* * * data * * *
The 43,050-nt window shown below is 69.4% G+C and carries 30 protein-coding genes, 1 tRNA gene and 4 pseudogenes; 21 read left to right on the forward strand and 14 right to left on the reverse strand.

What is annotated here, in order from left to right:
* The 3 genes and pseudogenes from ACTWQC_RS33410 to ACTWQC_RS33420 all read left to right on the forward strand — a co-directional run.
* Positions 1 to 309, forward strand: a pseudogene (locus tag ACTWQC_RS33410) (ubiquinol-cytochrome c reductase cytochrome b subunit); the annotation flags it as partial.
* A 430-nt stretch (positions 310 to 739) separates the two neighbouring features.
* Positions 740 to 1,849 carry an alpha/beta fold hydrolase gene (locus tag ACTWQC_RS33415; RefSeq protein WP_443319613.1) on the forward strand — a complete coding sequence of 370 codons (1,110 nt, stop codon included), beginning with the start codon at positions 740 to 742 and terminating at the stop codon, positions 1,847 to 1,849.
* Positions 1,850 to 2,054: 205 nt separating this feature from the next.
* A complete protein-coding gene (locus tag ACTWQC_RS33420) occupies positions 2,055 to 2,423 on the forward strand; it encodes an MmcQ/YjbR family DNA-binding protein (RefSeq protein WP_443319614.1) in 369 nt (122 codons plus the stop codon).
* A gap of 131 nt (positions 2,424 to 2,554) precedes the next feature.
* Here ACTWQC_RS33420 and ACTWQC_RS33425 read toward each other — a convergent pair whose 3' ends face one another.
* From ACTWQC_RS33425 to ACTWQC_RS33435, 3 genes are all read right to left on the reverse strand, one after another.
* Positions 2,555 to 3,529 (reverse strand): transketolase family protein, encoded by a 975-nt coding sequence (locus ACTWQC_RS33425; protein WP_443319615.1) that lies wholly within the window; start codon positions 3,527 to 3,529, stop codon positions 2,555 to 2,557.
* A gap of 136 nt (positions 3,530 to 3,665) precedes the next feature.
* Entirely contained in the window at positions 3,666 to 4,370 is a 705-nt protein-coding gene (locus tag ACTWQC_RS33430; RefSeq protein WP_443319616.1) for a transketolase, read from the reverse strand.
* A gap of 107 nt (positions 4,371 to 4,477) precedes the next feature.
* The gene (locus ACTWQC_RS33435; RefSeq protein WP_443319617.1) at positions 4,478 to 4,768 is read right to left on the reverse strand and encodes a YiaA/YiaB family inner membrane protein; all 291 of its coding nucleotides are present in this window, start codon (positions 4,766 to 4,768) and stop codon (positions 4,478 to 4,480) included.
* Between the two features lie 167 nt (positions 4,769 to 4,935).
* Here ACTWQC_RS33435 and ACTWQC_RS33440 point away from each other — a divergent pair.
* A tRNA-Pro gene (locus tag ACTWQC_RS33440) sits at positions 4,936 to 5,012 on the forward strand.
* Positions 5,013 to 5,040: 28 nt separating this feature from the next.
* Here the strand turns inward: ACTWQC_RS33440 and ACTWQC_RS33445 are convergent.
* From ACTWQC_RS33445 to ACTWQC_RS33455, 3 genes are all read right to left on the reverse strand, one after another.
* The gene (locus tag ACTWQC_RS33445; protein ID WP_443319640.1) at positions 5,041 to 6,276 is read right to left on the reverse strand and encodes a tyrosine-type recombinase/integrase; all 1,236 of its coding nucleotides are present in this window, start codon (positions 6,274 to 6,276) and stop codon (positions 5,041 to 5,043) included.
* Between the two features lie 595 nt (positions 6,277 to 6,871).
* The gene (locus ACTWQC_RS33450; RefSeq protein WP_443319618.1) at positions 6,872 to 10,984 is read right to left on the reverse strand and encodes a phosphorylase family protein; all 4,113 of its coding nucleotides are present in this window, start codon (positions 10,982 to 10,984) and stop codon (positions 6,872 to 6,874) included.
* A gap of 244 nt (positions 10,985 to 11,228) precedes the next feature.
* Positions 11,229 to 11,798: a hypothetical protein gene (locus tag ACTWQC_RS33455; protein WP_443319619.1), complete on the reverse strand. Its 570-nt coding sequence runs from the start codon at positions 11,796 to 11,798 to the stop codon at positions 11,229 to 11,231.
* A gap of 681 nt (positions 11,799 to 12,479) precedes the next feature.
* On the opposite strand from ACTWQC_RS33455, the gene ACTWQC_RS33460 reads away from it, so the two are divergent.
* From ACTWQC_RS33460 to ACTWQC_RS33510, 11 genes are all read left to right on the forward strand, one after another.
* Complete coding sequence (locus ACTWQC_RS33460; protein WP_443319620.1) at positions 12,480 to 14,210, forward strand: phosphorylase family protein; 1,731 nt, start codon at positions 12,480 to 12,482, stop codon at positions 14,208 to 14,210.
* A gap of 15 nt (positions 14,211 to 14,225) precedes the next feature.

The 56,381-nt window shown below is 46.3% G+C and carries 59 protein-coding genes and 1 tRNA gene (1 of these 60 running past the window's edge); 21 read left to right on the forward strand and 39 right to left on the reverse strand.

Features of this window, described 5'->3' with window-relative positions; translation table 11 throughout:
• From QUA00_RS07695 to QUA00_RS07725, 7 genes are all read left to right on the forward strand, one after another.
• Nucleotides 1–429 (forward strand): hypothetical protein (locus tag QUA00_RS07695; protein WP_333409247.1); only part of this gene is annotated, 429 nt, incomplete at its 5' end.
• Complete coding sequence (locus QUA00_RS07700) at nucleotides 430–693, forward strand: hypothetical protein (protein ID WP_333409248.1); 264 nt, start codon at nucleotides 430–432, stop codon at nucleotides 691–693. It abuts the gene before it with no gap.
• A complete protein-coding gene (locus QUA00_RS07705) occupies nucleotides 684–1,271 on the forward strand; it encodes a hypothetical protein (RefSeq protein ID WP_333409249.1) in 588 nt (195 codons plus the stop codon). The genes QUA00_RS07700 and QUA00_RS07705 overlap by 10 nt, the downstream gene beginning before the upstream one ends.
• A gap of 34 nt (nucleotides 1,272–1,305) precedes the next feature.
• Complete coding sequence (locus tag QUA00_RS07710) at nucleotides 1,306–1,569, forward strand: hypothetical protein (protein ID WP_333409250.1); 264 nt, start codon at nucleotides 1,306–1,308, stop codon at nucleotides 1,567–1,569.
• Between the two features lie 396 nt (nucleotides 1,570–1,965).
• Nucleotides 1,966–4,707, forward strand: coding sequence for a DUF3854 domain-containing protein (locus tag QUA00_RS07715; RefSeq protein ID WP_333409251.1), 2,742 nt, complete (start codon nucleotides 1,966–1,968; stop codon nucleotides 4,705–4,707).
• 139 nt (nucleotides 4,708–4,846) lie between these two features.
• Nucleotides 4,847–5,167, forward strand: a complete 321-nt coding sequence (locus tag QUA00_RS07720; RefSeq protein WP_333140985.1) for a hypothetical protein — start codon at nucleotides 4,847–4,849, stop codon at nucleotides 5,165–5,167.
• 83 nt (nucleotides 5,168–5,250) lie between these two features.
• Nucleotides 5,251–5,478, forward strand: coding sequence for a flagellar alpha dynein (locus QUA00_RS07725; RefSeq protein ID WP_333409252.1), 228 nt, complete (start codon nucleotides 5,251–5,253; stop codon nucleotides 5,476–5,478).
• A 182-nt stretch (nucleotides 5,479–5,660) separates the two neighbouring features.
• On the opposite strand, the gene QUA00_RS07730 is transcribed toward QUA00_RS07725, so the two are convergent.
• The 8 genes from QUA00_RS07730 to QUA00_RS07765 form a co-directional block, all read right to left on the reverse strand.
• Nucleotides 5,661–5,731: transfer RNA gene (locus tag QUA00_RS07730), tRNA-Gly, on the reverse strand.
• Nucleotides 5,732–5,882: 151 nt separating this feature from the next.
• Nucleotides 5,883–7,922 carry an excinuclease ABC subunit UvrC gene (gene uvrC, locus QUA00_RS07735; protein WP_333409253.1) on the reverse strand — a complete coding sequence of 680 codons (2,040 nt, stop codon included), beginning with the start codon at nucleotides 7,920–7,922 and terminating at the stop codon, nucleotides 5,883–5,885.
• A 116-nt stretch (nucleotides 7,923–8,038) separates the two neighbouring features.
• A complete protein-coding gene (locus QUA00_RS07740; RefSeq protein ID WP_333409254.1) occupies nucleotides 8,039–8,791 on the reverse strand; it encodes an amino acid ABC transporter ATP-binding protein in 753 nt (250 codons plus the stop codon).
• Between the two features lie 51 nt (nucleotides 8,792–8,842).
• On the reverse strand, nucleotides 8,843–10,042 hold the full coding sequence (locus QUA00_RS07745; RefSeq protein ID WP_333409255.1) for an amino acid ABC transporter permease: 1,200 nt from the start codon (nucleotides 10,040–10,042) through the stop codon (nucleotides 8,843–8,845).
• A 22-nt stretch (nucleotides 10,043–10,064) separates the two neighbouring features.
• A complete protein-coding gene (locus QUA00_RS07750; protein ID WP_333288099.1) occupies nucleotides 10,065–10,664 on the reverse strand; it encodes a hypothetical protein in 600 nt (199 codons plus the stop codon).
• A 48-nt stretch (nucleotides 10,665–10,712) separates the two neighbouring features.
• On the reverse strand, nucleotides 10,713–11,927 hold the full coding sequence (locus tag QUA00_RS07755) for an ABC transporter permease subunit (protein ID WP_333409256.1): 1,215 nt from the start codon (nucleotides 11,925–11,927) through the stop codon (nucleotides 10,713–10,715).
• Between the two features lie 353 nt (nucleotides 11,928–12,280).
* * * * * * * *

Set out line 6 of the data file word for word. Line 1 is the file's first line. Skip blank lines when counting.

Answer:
* Positions 740 to 1,849 carry an alpha/beta fold hydrolase gene (locus tag ACTWQC_RS33415; RefSeq protein WP_443319613.1) on the forward strand — a complete coding sequence of 370 codons (1,110 nt, stop codon included), beginning with the start codon at positions 740 to 742 and terminating at the stop codon, positions 1,847 to 1,849.